Thursday, January 21, 2010

Chameleons in Music

Ah, the chameleons in the world of rock music.  Chameleons in the best sense preempt environment changes.  If the winds of music are going one way, the chameleon was, in all likelihood, there first.  But they ceaselessly reinvent themselves to the point where to try to describe the artist in one word, or even a sentence (or a paragraph, or so on and so forth...) is a fruitless exercise.  There are only a couple of chameleons in rock music that are of note, and I think it's necessary to at least examine each chameleon in some sort of detail or length.  These two are Bob Dylan and David Bowie, and they both have led stellar careers where each milestone coincides with some sort of reinvention and/or landmark work that either pioneered a genre or proved to be that genre's finest work.

But really, which image would best describe "Bob Dylan" as the man?  You'd be hard-pressed to pick one picture and say "That there is everything Bob Dylan was."

He was a folk revivalist, a neo-folkie who brought the genre back into the popular consciousness pushed its boundaries in form.  He then forsook folk for more fertile territories by going electric, infusing the ferocity of rock with a lyrical inventiveness that has never been replicated since.  But then he became "the lonesome hobo" and then a country crooner.  And then, in the wake of his marriage, became the epitome of lovesick and in one fell swoop created the "confessional singer-songwriter" genre, all while penning a classic album that simply is the best breakup album of all time, if not standing tall as one of the greatest records, ever.  Next he found himself and became born again.  That didn't last, though, as he changed his colors and became the world-weary, grizzled old wise man that he is today.

In every sense, he either invented the genre (neo-folk), or proved to produce the finest records in whatever genre he happened to be in at the time (Highway 61 Revisited, Blonde On Blonde, among the rest of them).  Perhaps you could make an argument that in strict terms of music, you'd be hard-pressed to find a genre that Bobby D actually invented for himself.  But I think that there's almost no such thing as a completely "new" genre: it's built from the blocks of older genres and appropriated and given a fresh new light, which is what Bob Dylan did.

Regardless, just by looking through the previous paragraph that condenses a 40 or so year career into a paragraph probably does Bob Dylan oodles of grave injustices.  No man has ever been as slippery as Bob Dylan.  Hard to get a hold of, because he is, and hard to get a hold of because he has changed too many times to account, to keep up with the times as they changed around him.\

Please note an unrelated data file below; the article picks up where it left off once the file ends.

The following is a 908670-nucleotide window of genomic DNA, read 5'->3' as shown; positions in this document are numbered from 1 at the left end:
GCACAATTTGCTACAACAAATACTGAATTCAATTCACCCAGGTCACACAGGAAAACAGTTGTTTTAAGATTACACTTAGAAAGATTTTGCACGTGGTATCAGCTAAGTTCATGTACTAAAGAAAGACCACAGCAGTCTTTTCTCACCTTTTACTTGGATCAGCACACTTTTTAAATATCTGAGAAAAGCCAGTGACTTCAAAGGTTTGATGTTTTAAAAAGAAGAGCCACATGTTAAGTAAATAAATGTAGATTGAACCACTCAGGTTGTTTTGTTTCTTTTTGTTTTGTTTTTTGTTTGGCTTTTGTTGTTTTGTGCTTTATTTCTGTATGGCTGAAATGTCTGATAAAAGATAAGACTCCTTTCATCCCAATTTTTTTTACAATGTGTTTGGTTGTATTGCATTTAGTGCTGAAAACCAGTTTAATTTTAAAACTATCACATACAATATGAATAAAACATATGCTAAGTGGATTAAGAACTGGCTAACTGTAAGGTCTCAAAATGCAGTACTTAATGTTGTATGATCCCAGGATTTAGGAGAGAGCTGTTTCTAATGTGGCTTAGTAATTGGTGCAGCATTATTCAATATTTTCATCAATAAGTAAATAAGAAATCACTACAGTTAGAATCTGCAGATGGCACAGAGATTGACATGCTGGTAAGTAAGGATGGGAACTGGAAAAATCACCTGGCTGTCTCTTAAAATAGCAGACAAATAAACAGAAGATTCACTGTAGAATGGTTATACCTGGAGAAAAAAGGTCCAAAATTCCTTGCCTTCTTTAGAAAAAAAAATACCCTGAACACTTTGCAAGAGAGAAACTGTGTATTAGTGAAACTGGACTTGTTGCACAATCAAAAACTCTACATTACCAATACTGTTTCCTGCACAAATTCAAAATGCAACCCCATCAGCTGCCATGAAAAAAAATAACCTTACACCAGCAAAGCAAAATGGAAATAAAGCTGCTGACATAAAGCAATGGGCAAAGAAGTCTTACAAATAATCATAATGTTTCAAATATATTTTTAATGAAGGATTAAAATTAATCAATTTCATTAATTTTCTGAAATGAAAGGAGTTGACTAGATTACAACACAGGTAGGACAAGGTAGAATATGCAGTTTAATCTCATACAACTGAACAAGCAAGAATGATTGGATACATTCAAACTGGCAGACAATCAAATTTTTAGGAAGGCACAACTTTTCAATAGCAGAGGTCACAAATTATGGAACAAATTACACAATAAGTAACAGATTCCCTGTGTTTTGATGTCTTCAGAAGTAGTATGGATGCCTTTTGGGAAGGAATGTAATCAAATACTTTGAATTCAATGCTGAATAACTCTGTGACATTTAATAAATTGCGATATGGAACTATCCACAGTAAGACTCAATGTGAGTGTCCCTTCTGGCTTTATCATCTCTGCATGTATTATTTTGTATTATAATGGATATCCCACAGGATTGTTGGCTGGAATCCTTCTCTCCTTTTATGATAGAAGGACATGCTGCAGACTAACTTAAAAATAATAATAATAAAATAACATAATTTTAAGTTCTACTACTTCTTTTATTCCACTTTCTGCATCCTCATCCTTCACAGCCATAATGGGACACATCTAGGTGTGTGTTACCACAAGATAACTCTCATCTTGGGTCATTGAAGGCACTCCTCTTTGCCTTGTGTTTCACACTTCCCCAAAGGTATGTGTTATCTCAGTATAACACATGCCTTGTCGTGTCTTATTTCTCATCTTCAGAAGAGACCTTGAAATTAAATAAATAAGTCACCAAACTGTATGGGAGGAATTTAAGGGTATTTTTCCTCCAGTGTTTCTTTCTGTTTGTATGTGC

Now, I could have also picked from a ton of possible photos for David Bowie, but of all the ones I could choose, I prefer this photo, as I wanted to avoid using the album cover for Low at every turn (because really, I would have no problem with that).  But David Bowie has led almost as long as a career as Bob Dylan, with almost as many twists and turns, which were arguably more drastic than Dylan's.

First plumbing psychadelic folk, Bowie later turned to glam rock, which later became a brief foray into soul and R&B before he went entirely experimental and avant-garde with the so-called "Berlin Trilogy," a classic landmark.  After "retreating" a bit into more accessible music for a long while, Bowie turned to electronica before basically spending his time reinventing his legacy.

While at first it doesn't seem like as many twists and turns as Dylan's career was, Bowie's were undoubtedly more revolutionary.  Bowie essentially invented glam rock with Hunky Dory and the Ziggy Stardust record.  He also pioneered the use of electronics in music and essentially helped form post-punk and New Wave with his "Berlin Trilogy."  Those achievements alone are astounding, but when taken in the context that it was all basically done by one man, who had either the wits or just the fleeting sense of creativity to change his musical appearance so drastically, then this proposition becomes mind-blowing.  Most artists spend their lives daydreaming about inventing genres and becoming a pervasive influence in music; David Bowie spent most of his time, well, inventing genres and becoming a pervasive influence in music.


And so, there you have it.  They're a little brief, but I hope you get the gist of it.  Dylan and Bowie were both quintessential chameleons: they never remained in a state of stasis for very long in their careers, as either they just kept on changing to their environment or actually creating a new environment around them.  Because of their successes in their changes, they both have had lasting influences in rock music and have both created, together, at least 50 records that must be heard before a person dies.  That's pretty damn impressive, right?

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